Hugh Reilly: Classroom cred is key – but do keep it real

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UNTIL last week, I had thought that the best way to improve education would be to round up the country’s worst-behaved pupils and send them on a five-year camping trip to the Falklands.

To avoid any ill-founded comparisons with the early 19th-century transportation of criminals to Van Diemen’s Land, this long, sharp, shock treatment could be dressed up as part of revitalised Duke of Edinburgh Award scheme. Call it idle speculation, but my guess is that daily yomping across the barren moorland with 50kg rucksacks on their backs would give the learning-refuseniks reason to take a modicum of responsibility for their learning.

Of course, my solution is not realistic, not with Argentina’s claim over the Malvinas gaining more traction with its South American neighbours and, indeed, world opinion. Professor John Hattie has come up with an alternative, cost-free strategy to improve education. Under the banner of Visible Learning, he spent 15 years gathering data from 80 million students across the English-speaking world and discovered – I hope you are sitting down – that raising the quality of pupil-teacher interactions was the most effective intervention to improve education. (In an unrelated piece of scientific work, UK boffins found out that householders plagued with cold calls from “Steve” or “Mary” in marketing companies based on the Indian sub-continent became prone to slamming down the phone while screaming uncontrollably.)

Hattie cites teacher credibility with pupils as a key factor in enhancing education. Credibility does not mean being “down with the kids” by, for example, lobbing in the enticing titbit that you simply adore the new Lana Del Rey single, or judiciously letting slip that you have a tasteful dolphin tattoo on your coccyx.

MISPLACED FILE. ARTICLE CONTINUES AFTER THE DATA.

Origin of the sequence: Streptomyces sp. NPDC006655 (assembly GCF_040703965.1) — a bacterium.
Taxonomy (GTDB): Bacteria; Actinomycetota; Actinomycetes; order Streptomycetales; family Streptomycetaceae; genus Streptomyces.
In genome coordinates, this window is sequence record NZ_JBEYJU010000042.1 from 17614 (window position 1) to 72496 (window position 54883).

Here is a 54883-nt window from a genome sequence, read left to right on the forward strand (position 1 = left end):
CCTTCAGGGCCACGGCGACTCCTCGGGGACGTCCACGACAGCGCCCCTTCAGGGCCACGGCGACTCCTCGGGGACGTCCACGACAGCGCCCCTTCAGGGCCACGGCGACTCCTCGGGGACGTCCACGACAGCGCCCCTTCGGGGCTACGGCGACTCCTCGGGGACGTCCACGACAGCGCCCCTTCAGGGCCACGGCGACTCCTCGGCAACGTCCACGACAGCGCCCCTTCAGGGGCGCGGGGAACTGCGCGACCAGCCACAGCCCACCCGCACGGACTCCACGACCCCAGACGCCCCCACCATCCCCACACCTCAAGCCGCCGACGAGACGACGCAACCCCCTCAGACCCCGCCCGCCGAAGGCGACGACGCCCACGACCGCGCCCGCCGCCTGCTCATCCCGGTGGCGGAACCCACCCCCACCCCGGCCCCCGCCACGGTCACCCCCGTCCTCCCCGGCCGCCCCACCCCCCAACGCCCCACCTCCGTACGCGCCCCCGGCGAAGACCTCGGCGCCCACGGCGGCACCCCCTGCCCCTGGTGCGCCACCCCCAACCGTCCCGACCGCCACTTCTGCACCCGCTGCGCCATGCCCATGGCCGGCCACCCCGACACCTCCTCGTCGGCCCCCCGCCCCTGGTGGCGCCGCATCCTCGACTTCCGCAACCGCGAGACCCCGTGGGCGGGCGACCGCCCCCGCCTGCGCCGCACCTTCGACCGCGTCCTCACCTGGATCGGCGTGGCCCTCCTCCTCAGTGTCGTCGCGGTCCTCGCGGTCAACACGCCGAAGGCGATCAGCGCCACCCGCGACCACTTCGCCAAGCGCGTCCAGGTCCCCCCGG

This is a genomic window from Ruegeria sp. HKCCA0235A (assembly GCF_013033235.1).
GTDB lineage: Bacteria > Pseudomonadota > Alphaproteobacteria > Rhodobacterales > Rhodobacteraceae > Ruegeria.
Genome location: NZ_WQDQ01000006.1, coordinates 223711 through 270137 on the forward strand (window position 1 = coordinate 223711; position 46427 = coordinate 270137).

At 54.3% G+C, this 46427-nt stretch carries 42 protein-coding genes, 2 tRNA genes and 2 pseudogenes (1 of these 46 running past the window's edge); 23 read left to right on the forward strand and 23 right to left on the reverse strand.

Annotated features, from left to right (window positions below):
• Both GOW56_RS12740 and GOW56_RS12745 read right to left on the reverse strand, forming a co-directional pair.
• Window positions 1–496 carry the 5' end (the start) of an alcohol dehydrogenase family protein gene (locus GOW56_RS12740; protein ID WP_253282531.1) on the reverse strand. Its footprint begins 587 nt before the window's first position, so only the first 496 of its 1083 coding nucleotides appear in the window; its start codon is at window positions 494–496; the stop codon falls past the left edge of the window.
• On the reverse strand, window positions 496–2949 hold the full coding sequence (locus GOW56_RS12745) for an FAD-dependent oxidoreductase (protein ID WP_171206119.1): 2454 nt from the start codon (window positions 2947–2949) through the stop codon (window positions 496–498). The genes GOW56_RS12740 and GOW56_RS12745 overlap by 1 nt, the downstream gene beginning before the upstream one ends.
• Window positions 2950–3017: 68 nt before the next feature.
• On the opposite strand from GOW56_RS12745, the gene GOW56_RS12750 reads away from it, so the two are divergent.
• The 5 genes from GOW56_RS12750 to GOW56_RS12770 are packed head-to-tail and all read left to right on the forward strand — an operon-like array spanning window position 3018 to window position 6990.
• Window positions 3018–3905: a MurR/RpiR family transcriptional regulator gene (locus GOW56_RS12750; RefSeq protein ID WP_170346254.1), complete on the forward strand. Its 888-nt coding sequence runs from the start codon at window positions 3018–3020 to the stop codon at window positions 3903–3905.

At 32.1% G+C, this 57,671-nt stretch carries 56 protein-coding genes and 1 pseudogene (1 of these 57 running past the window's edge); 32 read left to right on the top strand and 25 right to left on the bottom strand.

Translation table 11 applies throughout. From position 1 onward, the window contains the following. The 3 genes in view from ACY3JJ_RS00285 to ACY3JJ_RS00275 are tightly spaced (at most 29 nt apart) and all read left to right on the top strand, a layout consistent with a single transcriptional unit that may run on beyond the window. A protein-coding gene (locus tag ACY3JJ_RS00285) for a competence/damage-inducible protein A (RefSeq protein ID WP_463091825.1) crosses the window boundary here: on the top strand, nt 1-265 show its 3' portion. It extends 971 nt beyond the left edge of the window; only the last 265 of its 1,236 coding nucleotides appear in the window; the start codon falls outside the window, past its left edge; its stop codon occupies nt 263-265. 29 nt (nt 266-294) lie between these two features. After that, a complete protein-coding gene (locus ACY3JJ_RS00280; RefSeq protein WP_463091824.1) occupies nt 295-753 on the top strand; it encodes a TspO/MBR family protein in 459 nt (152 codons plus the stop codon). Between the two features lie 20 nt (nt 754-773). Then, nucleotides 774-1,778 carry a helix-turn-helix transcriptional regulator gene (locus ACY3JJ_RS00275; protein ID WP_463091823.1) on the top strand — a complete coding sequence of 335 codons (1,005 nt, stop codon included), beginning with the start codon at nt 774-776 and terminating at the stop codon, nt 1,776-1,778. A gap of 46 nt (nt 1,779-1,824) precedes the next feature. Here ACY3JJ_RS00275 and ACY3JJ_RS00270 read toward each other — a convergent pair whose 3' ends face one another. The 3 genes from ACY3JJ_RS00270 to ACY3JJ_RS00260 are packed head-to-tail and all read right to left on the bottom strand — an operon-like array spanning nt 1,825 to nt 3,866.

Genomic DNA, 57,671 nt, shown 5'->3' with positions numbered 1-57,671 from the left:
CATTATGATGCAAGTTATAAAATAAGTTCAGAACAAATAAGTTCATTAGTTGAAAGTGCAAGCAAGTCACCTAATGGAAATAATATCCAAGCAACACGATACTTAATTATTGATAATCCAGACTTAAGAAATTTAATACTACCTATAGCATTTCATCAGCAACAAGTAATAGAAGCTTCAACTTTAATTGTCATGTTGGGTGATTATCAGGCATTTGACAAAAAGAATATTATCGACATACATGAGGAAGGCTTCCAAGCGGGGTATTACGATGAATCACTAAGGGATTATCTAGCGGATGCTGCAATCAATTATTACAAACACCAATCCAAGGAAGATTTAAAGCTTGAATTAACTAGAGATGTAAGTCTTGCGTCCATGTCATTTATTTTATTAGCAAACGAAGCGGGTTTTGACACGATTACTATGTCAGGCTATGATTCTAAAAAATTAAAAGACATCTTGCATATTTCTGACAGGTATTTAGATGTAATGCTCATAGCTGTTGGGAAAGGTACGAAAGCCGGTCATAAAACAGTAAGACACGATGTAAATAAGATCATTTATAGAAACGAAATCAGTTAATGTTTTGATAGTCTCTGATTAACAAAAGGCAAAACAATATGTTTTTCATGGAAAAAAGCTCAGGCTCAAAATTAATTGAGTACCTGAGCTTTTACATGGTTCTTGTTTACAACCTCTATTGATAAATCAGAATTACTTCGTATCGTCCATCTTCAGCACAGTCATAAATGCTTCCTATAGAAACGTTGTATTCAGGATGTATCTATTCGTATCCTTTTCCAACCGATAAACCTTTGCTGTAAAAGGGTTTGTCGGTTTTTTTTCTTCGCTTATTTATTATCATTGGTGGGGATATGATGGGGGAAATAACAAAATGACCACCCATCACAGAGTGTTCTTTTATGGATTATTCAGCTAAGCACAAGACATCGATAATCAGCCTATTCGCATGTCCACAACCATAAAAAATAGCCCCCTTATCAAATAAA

Hattie states four factors central to Sir to building up the necessary classroom cred with disaffected yoof: trust, competence, dynamism and immediacy (the last one puzzled me too). Trust is obtained by letting students know you care about their progress. Of course Sir bloody cares – if the chalkie’s SQA results disappoint, he will be keelhauled by his line manager and presented with a timetable overflowing with “challenging” classes the following session. That’s why he is so eager to help kids on an individual basis, even the boy reeking with BO and the wee lassie with the perennially runny nose. The professor urges dominies to ask pupils about their home life and outside interests. Clearly, the man has never taught in a Glasgow school. In Drumchapel, I once inquired of a cherub what Christmas presents he was hoping for. “Ma real da is getting me an Xbox, ma maw’s boyfriend is giving me games fur it and wan o’ ma hauf brothers has bought me trainers.” This utterance caused me to freeze to the extent that I made a living statue on the Royal Mile look like a silver-painted man with a nervous tic.

Competence is vital. Hattie says a teacher seeking respectability should answer questions honestly. Teachers who tell students that they don’t know an answer run the risk of losing face and being labelled a dud. In my opinion, the advent of Google means that teachers, exhausted after being pestered by kids asking countless irrelevant questions, no longer feel the need to go for a lie-down and a bout of relaxing electro-convulsive-therapy.

Practitioners should be dynamic. Sadly, I’ve encountered burnt-out staff who could easily be mistaken for extras on Zombies: The Flesh Eaters’ Revenge. On the other hand, I’ve also worked with overly-eager young teachers whose passion hints at either undiagnosed bi-polarism or lunchtime sniffs of white powder in the jotter cupboard.

The final element to achieving credibility in the classroom is immediacy. As a student teacher, I was told to keep a degree of distance between myself and my pupils. Under no circumstances could your first name ever be revealed to the youngsters – it was on a strictly need-to-know basis only. The good professor wants teachers to reduce distance, using talk of “we” and “us”. Further, he wishes we teachers would make more eye contact with learners, a task most dominies find difficult, as the peepers of a pupil are usually staring at a smartphone and reading a text from one of their pals at the front of the class.

Thankfully, most teachers enjoy the respect of their pupils. Trust me.